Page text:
NC is regularly ranked as one of the lowest taxed states in the US – #3 Lowest State and Local Business Tax Burden (Ernst & Young, 2015). One reason is the low property tax rates and reasonable valuations, including in Martin County.
The state of North Carolina levies income tax on individuals and businesses in North Carolina. Neither Martin County nor its municipalities levies an income tax.
Corporate income tax
An income tax is levied on the net taxable income of all corporations chartered in North Carolina or doing business in North Carolina, unless they are specifically exempt from tax. Net taxable income shall be the same as taxable income as defined in the Internal Revenue Code in effect for the income year for which the returns are to be filed, subject to the adjustments.
The state corporate income tax rate is 4.00% effective for taxable years beginning on or after 1-1-2016 and will be 3.00% for taxable years beginning on or after 1-1-2017.
In the case of a corporation which has business operations both within and without North Carolina, its net taxable income shall be allocated and apportioned to this State in accordance with state statutes.
Individual income tax
North Carolina taxable income is taxable income as calculated for federal income tax purposes, with certain adjustments. The North Carolina individual income tax rate is 5.75% (0.0575) for tax year 2016 and will lower to 5.499% (0.05499) for tax year 2017.
The State of North Carolina levies a sales and use tax at a rate of 4.75%. Martin County has a local sales and use tax rate of 2.25% making the total sales tax rate 7% in Martin County.
For more information on income or sales taxes, visit the NC Department of Revenue website at
The three main elements of the property tax system in North Carolina counties are real property, personal property, and motor vehicles. Real property consists of land and buildings. Personal property consists of tangible personal property or all personal property that is not intangible and is not permanently affixed to real property. Taxes are due on September 1 each year. Payment without interest may be made through January 5. Motor vehicles, if registered, are assessed according to its registration renewal date.
There is only one assessment in each county. The value as determined by the county assessor constitutes the base for all levies, including those of cities and towns on property located within the municipality. Property is to be assessed at 100% of appraised value. Although appraised value is to be “market value,” this standard is not always achieved for real property. This is largely because real property is required to be reappraised at least every eight years, although counties may choose to reappraise more frequently. Property appraised at market value at the time of reappraisal may appreciate or depreciate in the years between property tax reappraisals resulting in a tax appraised value that may be more or less than the current market value. Martin County’s last revaluation was effective January 1st 2009, at 100% of market value. A revaluation is currently underway and is expected to be effective January 1st 2017.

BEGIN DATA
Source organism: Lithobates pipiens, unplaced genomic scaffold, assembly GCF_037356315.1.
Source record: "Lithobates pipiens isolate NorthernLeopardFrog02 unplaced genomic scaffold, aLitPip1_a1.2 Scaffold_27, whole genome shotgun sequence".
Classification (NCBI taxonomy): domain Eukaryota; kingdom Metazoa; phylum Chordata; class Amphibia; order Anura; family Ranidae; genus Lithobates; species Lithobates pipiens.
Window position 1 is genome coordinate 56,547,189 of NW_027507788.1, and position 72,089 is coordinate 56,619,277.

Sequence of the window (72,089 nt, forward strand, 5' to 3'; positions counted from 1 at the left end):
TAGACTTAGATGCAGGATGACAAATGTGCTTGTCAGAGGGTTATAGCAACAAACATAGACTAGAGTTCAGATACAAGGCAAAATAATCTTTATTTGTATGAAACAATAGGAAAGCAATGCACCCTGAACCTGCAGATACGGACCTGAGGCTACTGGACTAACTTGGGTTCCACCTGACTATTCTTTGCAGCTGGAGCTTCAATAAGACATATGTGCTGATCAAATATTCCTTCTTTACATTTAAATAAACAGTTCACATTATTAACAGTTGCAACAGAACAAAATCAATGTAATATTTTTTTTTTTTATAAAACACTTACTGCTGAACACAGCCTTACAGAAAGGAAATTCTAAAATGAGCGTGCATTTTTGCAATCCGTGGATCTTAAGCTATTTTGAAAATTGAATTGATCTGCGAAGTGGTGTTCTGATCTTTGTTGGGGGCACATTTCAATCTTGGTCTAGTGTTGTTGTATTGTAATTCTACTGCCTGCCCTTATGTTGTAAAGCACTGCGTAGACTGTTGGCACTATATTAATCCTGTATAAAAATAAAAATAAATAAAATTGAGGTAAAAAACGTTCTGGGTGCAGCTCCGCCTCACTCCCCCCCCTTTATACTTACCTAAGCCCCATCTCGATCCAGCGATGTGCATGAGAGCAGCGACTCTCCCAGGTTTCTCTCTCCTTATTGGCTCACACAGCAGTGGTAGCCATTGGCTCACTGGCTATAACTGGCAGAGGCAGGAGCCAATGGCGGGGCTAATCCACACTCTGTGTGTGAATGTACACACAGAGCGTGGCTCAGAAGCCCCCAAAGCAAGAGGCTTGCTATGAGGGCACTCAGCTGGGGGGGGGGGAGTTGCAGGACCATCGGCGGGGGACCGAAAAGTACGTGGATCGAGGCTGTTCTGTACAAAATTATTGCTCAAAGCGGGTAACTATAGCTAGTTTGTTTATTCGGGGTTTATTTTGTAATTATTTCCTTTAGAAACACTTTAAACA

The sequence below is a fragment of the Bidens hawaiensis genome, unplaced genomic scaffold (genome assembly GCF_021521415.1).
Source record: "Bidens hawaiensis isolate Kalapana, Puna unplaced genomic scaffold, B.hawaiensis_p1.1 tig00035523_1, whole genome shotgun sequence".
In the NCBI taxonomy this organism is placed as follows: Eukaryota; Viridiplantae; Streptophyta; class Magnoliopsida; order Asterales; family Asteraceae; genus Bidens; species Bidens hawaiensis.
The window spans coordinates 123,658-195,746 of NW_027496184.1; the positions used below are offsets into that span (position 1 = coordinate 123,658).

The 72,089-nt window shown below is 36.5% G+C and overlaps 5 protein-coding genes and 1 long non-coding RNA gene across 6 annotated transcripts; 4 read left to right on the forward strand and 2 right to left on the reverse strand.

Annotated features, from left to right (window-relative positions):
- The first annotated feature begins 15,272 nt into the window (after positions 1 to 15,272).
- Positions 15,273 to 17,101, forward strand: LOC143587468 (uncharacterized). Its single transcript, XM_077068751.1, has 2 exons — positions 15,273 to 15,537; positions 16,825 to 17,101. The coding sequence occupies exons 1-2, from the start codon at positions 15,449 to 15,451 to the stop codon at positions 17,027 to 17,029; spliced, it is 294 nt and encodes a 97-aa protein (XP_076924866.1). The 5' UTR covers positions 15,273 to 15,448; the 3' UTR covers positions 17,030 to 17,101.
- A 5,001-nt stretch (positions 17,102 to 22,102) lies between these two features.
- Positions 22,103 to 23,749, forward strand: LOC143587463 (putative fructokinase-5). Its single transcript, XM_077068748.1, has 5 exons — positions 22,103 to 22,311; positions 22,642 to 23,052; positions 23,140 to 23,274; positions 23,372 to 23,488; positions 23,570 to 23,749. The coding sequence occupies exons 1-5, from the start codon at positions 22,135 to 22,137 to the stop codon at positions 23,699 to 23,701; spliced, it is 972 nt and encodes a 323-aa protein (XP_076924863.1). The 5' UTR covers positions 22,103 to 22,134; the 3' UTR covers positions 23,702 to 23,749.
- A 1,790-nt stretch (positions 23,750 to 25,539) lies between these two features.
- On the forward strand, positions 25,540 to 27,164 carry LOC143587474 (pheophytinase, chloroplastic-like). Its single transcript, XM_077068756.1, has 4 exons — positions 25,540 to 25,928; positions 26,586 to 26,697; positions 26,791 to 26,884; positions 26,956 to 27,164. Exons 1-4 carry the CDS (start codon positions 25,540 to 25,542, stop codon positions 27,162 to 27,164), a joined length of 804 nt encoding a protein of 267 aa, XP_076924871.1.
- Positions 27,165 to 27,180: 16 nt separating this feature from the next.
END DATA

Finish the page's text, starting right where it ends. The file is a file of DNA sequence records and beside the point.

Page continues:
All taxable personal property in North Carolina is appraised at its true value in money. The two main exceptions are inventories owned by manufacturers, retailers, wholesalers, and contractors as well as non-business personal property. These types of personal property have been exempted by statute in North Carolina.
Any individual or business owning or possessing personal property used or connected with a business or other income producing purpose must file a Business Personal Property Listing Form. Business personal property includes: machinery, equipment, computers, furniture, fixtures, leasehold improvements, farm machinery, supplies, airplanes, construction in progress, certain vehicles, etc.
All business personal property listings are due on or before January 31st of each year. They must be filed with the Martin County Assessor’s Office. Any business that fails to list or under lists during the regular listing period and is discovered by the business personal property department, or lists late, is subject to a 10% to 60% penalty.
Motor Vehicle Property Taxes – “Tag & Tax Together”
In 2013, the North Carolina General Assembly passed a law to create a combined motor vehicle registration renewal and property tax collection system, transferring the responsibility for motor vehicle tax collection from the 100 counties across North Carolina to the Division of Motor Vehicles (DMV). Registration renewal notices combine the vehicle property tax that is due along with the plate renewal registration fee. The fees and taxes are listed separately, but both will be due at the same time. The total amount due on the combined notice will be payable to NCDMV.
Martin County Property Tax Rates 2016-17 Fiscal Year
[table id=11 /]